Tonight I’m speaking at the Putney Debates in London on the topic September 11th 2001, one year on.
A few thoughts I shall be raising are:
1) The terrorists failed the Machiavelli test of initiating a surprise attack: either kill your enemy or win him over. Al-Qaeda, it can be safely assumed, failed badly with regards to the global capitalist system, and hasn’t won over anyone who didn’t support them or hate capitalism already.
2) The ‘war on terrorism’ fails the test on the same grounds: it frightens people who aren’t enemies, is likely to miss the most dangerous targets, and creates the vehicle for new resentments, desire for revenge etc.
3) I think Bush’s speech was terrible: it would make a great recruitment spiel for any anti-Western gang of killers. Was I the only person who spotted Condoleeza Rice grimacing at a couple of passages? As for UNESCO, the less said…
4) The ‘war on terrorism’ is basically a just cause. That is precisely why it is so dangerous. It contains in its name all the inanity of the ‘war on drugs’ or ‘war against poverty’. It is also perfect for exploitation by government. ‘Ingsoc’ could justify anything in Orwell’s 1984 under the banner ‘the war against terror’. Do we suddenly trust Mr Blair and the man who sprung steel tariffs on the world earlier this year? I notice that on “fairness” grounds we’re all being sized up for a national DNA database in the UK. (It’s unfair on criminals that they get fingerprinted and not the rest of us!!!)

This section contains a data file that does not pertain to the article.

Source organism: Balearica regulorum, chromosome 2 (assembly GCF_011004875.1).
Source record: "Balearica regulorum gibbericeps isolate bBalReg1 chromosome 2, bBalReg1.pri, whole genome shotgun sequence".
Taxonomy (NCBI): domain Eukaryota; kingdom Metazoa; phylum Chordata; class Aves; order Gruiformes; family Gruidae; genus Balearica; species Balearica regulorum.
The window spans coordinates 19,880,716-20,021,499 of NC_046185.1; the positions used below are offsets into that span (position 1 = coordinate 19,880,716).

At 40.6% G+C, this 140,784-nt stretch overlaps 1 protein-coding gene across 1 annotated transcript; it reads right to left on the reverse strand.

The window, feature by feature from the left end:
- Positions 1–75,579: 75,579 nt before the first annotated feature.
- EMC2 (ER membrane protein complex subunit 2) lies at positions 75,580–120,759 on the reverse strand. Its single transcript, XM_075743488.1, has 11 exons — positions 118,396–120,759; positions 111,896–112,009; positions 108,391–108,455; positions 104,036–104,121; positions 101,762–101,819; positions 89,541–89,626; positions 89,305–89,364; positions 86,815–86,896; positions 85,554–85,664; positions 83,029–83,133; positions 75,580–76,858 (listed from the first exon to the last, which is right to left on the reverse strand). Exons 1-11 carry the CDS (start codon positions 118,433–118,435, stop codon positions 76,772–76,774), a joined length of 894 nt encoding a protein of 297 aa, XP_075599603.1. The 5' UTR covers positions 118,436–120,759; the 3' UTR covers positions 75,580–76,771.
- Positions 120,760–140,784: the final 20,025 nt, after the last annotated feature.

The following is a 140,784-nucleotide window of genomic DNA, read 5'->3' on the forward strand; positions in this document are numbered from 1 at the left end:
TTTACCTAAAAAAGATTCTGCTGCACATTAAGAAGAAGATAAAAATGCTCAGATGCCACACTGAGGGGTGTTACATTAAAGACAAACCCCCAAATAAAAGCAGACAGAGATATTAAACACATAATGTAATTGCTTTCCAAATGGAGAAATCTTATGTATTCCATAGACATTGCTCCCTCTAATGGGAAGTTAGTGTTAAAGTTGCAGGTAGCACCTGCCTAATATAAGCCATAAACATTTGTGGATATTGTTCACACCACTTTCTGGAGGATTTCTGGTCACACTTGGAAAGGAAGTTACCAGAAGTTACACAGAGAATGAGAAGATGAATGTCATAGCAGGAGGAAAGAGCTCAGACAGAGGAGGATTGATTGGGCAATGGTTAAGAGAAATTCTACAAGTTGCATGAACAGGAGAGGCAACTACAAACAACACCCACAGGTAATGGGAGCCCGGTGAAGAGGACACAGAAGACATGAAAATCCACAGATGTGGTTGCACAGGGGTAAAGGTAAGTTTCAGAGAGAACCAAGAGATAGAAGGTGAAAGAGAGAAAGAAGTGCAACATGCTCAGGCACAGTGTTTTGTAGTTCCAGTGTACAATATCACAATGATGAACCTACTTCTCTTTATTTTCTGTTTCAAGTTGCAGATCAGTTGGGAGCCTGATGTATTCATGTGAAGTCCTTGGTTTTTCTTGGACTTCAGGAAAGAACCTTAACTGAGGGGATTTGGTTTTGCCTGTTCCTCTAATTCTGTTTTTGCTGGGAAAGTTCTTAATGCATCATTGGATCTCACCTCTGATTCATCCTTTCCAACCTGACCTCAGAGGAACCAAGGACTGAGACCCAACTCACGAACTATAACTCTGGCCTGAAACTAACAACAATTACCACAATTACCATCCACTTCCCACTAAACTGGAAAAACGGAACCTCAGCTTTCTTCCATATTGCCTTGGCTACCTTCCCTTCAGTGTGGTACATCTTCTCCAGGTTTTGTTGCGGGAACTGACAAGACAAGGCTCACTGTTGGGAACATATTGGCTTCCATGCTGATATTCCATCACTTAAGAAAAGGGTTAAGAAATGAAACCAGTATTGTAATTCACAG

5) President Bush has to leave office by 2008 at the latest. Imagine that Al Gore succeeds him and the ‘war on terrorism’ is still going strong: does the Vietnam war sound familiar?
6) I should make it clear that I would happily fire a missile at Saddam Hussein, regardless of his involvement in last year’s attack, or whether he is building weapons of mass destruction.